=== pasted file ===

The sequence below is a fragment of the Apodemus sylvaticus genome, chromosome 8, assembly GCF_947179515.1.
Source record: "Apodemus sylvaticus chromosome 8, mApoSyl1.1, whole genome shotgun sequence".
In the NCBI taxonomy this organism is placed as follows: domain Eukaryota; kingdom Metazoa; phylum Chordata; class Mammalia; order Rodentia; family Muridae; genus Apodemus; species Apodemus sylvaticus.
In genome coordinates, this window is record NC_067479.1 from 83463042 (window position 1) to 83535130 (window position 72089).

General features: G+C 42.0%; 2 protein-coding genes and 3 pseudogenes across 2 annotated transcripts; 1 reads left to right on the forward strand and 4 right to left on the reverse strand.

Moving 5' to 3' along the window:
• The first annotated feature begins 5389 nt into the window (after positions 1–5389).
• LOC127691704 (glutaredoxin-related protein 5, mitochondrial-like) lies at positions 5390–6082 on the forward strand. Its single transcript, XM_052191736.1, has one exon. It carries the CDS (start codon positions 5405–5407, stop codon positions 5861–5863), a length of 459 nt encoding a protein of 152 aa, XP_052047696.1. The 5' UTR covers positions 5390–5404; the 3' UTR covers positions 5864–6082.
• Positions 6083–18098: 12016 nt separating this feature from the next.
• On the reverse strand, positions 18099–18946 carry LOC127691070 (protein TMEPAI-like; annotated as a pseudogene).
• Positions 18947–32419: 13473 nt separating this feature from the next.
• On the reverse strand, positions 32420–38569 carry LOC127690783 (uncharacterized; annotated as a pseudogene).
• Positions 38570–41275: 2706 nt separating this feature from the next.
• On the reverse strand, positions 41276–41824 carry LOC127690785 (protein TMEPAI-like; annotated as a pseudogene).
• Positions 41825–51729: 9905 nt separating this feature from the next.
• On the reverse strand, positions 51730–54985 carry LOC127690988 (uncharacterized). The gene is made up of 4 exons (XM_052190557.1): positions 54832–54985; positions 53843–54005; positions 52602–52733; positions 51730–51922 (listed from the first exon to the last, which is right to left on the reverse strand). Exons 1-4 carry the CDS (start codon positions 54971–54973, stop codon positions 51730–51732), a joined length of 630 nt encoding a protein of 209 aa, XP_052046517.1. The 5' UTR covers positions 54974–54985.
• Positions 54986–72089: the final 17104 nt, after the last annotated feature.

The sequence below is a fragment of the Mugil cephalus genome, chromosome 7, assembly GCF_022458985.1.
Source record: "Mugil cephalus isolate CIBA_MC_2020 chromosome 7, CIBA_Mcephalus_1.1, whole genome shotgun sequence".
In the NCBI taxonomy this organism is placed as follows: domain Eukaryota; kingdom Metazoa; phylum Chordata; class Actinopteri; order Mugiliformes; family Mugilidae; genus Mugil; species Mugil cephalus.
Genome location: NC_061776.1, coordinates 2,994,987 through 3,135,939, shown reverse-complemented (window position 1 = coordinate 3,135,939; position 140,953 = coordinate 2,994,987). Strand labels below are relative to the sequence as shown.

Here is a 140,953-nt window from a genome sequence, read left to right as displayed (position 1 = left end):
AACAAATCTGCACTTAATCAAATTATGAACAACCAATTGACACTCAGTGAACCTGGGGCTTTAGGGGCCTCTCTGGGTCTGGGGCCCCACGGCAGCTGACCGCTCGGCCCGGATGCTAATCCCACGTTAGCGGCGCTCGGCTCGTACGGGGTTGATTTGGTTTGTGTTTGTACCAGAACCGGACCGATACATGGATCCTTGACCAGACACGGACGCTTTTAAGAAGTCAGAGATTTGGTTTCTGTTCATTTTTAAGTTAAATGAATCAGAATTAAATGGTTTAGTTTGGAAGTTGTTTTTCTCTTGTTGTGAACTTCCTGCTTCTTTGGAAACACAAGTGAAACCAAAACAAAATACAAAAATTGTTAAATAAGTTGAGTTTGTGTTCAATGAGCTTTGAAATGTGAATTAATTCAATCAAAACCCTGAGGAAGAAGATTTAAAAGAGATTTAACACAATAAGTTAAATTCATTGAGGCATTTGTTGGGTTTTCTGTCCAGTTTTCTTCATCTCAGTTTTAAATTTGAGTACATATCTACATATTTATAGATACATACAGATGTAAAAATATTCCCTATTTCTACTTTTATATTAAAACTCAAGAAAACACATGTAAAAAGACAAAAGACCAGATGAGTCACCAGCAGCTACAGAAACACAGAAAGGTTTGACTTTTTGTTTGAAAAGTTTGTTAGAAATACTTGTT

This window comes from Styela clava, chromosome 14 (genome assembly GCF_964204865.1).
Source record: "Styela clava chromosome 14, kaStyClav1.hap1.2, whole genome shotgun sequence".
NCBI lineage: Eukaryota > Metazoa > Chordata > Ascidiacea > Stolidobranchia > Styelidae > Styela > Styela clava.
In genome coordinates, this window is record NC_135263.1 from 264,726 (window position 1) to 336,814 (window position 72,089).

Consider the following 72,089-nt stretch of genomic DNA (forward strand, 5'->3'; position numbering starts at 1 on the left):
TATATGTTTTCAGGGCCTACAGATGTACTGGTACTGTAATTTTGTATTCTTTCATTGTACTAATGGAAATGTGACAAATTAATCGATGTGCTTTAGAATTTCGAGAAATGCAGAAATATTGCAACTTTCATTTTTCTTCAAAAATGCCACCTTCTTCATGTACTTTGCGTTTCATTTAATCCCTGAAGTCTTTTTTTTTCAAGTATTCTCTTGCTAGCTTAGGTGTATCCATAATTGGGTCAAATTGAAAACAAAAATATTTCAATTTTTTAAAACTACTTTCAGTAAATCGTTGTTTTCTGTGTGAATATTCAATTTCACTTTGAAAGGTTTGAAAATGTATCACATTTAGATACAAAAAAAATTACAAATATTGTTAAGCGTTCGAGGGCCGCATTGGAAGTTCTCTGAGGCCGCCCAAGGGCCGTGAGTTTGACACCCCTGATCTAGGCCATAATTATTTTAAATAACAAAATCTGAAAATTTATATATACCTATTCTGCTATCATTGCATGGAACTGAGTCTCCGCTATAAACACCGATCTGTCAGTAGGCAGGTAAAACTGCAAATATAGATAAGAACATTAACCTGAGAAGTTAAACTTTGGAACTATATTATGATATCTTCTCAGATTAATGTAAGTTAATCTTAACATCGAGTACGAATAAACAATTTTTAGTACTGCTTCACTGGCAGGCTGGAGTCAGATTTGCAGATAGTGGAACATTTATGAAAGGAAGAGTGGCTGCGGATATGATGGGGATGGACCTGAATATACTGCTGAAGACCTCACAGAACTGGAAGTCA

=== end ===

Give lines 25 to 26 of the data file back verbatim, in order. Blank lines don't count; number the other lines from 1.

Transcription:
Source record: "Styela clava chromosome 14, kaStyClav1.hap1.2, whole genome shotgun sequence".
NCBI lineage: Eukaryota > Metazoa > Chordata > Ascidiacea > Stolidobranchia > Styelidae > Styela > Styela clava.